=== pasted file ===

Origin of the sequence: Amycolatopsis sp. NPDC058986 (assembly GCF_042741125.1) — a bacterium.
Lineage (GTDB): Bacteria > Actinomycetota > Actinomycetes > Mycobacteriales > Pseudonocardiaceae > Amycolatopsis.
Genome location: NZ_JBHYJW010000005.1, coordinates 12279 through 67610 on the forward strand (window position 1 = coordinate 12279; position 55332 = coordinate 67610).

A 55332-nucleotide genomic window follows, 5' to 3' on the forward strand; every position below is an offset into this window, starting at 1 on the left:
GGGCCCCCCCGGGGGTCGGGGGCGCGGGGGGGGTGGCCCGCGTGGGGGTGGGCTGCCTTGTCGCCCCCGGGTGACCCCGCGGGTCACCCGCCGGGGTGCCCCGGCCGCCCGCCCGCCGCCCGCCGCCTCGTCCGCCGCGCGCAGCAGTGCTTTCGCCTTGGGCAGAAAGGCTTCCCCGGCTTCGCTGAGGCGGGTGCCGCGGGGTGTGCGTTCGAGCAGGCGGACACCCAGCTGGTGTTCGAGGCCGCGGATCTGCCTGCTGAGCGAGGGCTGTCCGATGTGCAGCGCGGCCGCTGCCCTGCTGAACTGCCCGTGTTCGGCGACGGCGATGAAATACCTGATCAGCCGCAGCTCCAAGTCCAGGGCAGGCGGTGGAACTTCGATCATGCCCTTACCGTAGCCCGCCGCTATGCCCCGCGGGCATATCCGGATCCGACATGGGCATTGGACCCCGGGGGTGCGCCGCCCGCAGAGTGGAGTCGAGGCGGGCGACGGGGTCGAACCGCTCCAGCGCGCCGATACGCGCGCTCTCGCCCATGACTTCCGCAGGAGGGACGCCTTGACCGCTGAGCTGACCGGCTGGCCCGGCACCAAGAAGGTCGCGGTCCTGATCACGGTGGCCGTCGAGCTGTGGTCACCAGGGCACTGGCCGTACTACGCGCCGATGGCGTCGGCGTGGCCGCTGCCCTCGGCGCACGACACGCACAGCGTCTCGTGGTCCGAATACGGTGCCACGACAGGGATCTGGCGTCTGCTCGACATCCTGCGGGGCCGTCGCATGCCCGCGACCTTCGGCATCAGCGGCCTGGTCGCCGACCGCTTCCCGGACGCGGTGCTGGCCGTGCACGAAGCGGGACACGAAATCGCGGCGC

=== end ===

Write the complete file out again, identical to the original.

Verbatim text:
Origin of the sequence: Amycolatopsis sp. NPDC058986 (assembly GCF_042741125.1) — a bacterium.
Lineage (GTDB): Bacteria > Actinomycetota > Actinomycetes > Mycobacteriales > Pseudonocardiaceae > Amycolatopsis.
Genome location: NZ_JBHYJW010000005.1, coordinates 12279 through 67610 on the forward strand (window position 1 = coordinate 12279; position 55332 = coordinate 67610).

A 55332-nucleotide genomic window follows, 5' to 3' on the forward strand; every position below is an offset into this window, starting at 1 on the left:
GGGCCCCCCCGGGGGTCGGGGGCGCGGGGGGGGTGGCCCGCGTGGGGGTGGGCTGCCTTGTCGCCCCCGGGTGACCCCGCGGGTCACCCGCCGGGGTGCCCCGGCCGCCCGCCCGCCGCCCGCCGCCTCGTCCGCCGCGCGCAGCAGTGCTTTCGCCTTGGGCAGAAAGGCTTCCCCGGCTTCGCTGAGGCGGGTGCCGCGGGGTGTGCGTTCGAGCAGGCGGACACCCAGCTGGTGTTCGAGGCCGCGGATCTGCCTGCTGAGCGAGGGCTGTCCGATGTGCAGCGCGGCCGCTGCCCTGCTGAACTGCCCGTGTTCGGCGACGGCGATGAAATACCTGATCAGCCGCAGCTCCAAGTCCAGGGCAGGCGGTGGAACTTCGATCATGCCCTTACCGTAGCCCGCCGCTATGCCCCGCGGGCATATCCGGATCCGACATGGGCATTGGACCCCGGGGGTGCGCCGCCCGCAGAGTGGAGTCGAGGCGGGCGACGGGGTCGAACCGCTCCAGCGCGCCGATACGCGCGCTCTCGCCCATGACTTCCGCAGGAGGGACGCCTTGACCGCTGAGCTGACCGGCTGGCCCGGCACCAAGAAGGTCGCGGTCCTGATCACGGTGGCCGTCGAGCTGTGGTCACCAGGGCACTGGCCGTACTACGCGCCGATGGCGTCGGCGTGGCCGCTGCCCTCGGCGCACGACACGCACAGCGTCTCGTGGTCCGAATACGGTGCCACGACAGGGATCTGGCGTCTGCTCGACATCCTGCGGGGCCGTCGCATGCCCGCGACCTTCGGCATCAGCGGCCTGGTCGCCGACCGCTTCCCGGACGCGGTGCTGGCCGTGCACGAAGCGGGACACGAAATCGCGGCGC